Nosferatu: A Symphony of Horror (1922) - Pick
Titanic (1997) - Pass
Too late for Halloween, but still an all-time classic, Vatican list pick Nosferatu: A Symphony of Horror has never looked better on DVD than in Kino’s new two-disc “Ultimate Edition.”
An unauthorized adaptation of Bram Stoker’s Dracula, Nosferatu was dogged by a copyright lawsuit in which all copies of the film were ordered destroyed. Fortunately, rogue prints survived, preserving this pioneering silent German expressionist classic.
With the film itself now in public domain, Nosferatu has long been widely available on VHS and DVD — in mostly poor editions. (Kino’s previous edition was among worthy exceptions.) The new restoration, though, surpasses previous editions, with a high-definition transfer of a new restoration and an orchestral performance of the original 1922 score by Hans Erdmann.
Though diminished by decades of pop-horror incarnations, the vampire remains uniquely evocative of both dread and fascination, horror and seductiveness. Monsters from werewolves to Freddy Krueger may frighten, but don’t attract.
By contrast, the vampire suggests the horror of evil working on our disordered passions. Murnau’s Nosferatu is almost unique in imagining the vampire (Max Schrek) not as darkly handsome, but corpselike and ghastly. Even so, his dread fascination remains troubling; the hero’s wife seems repelled but also mesmerized even as she seeks to destroy him.
Like Dracula, Nosferatu has been the subject of numerous Freudian and sociological interpretations. Murnau’s film, though, alters the equation in ways that upend such interpretations. Search it for allegory and you may find that the imagery remains simply, unsettlingly, itself.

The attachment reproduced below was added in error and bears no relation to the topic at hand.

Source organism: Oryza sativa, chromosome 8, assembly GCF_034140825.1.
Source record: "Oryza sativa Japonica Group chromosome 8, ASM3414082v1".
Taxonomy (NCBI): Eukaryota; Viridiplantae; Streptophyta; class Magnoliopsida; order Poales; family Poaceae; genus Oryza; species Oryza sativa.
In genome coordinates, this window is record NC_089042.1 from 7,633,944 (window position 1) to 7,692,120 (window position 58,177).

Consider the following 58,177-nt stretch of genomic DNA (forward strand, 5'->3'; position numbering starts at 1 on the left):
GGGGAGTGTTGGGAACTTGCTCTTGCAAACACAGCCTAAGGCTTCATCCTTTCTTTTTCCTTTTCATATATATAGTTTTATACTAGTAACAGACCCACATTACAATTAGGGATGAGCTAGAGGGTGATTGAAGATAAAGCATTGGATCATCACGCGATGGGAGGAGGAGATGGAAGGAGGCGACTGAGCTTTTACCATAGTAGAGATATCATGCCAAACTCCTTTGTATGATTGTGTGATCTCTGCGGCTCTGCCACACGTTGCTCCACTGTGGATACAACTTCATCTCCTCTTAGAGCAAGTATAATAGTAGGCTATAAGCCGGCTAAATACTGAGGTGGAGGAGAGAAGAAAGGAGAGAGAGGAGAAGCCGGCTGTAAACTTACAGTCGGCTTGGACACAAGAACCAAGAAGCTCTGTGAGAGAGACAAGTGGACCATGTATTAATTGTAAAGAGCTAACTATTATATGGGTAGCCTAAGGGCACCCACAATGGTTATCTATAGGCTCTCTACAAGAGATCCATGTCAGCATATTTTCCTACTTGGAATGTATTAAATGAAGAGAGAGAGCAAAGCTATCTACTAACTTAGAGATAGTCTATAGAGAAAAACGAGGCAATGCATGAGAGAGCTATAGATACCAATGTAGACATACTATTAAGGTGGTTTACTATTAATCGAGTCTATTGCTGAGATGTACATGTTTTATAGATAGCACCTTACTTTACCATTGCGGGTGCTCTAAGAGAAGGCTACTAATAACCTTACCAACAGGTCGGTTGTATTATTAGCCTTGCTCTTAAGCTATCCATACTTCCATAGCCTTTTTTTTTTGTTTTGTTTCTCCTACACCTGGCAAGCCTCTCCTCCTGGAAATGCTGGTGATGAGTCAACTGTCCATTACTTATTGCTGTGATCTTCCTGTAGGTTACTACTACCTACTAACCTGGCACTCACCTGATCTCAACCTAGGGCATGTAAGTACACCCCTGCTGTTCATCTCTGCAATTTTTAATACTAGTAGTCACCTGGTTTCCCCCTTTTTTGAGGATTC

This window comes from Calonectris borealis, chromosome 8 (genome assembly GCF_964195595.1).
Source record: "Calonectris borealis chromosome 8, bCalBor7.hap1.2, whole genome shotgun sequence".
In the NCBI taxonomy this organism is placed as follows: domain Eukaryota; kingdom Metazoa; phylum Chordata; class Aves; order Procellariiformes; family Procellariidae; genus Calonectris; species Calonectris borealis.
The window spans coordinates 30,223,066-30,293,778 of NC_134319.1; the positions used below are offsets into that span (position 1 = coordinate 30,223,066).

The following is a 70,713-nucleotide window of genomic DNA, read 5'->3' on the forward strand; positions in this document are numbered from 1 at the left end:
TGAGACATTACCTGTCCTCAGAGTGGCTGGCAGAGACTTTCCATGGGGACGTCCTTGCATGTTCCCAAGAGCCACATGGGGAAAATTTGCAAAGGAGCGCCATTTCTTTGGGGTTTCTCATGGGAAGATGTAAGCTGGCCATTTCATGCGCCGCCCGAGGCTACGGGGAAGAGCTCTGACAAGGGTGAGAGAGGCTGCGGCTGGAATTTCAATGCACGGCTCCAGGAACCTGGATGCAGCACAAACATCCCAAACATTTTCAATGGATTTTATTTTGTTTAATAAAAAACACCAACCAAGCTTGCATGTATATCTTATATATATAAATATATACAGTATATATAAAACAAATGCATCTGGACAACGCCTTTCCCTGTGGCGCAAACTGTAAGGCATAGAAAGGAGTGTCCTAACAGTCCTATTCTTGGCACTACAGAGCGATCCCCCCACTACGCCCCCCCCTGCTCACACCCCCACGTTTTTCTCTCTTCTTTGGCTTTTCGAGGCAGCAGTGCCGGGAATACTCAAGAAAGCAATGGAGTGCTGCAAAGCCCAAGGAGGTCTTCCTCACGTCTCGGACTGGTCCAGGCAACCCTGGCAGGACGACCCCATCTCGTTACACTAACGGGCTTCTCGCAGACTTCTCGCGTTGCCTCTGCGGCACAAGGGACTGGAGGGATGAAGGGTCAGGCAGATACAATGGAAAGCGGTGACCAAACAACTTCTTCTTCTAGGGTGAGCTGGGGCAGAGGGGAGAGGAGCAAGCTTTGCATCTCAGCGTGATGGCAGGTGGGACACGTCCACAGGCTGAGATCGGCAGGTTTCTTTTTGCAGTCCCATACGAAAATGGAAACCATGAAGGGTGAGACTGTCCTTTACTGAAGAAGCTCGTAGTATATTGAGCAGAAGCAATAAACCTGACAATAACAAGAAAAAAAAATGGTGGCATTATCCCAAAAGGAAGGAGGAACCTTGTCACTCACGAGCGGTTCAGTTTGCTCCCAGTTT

Regrettably, Nosferatu all but eschews the traditional role of Christian iconography (e.g., crucifixes and holy water) in vampire mythology. On the other hand, the vampire’s deathly vulnerability to sunlight is first seen here.
Also new on DVD, James Cameron’s Titanic celebrates its 10th anniversary with a new three-disc collector’s edition. Still (and probably forever) unparalleled as a box-office phenomenon, Titanic can be viewed from many angles — romance, tragedy, spectacle — but is perhaps most usefully seen as a sort of salvation myth. “He saved me,” Rose says, “in every way that a person can be saved.”
But saved from what? The PC bugaboos of our age: chauvinism, privilege, social constraints, patriarchy. Free-spirited Jack “saves” repressed Rose from the “slavery” of marriage to a boor through the gospel of “If it feels good, do it.”
Romantic Enlightenment ideals are celebrated to the exclusion of self-denying virtues: honor, duty and heroism. Cameron even denies the laurel of heroism to upper-class men who willingly went to their deaths while third-class women and children were saved, making the good men ridiculous rather than noble.
Cameron casts the ship itself as the scapegoat, the embodiment of all that is reviled under the rubric of Dead White European Men. For Rose, it is a “slave ship.” When sneering Cal says “Not even God can sink this ship,” clearly the ship must sink — not to vindicate God, but to refute male hubris. Give me a break.
Nosferatu: Macabre menace and unsettling imagery. Silent. Teens and up. Titanic: Large-scale disaster menace and carnage; problematic sexually themed content including an off-screen illicit affair; a suicide; artistic nudity; some profane and obscene expressions.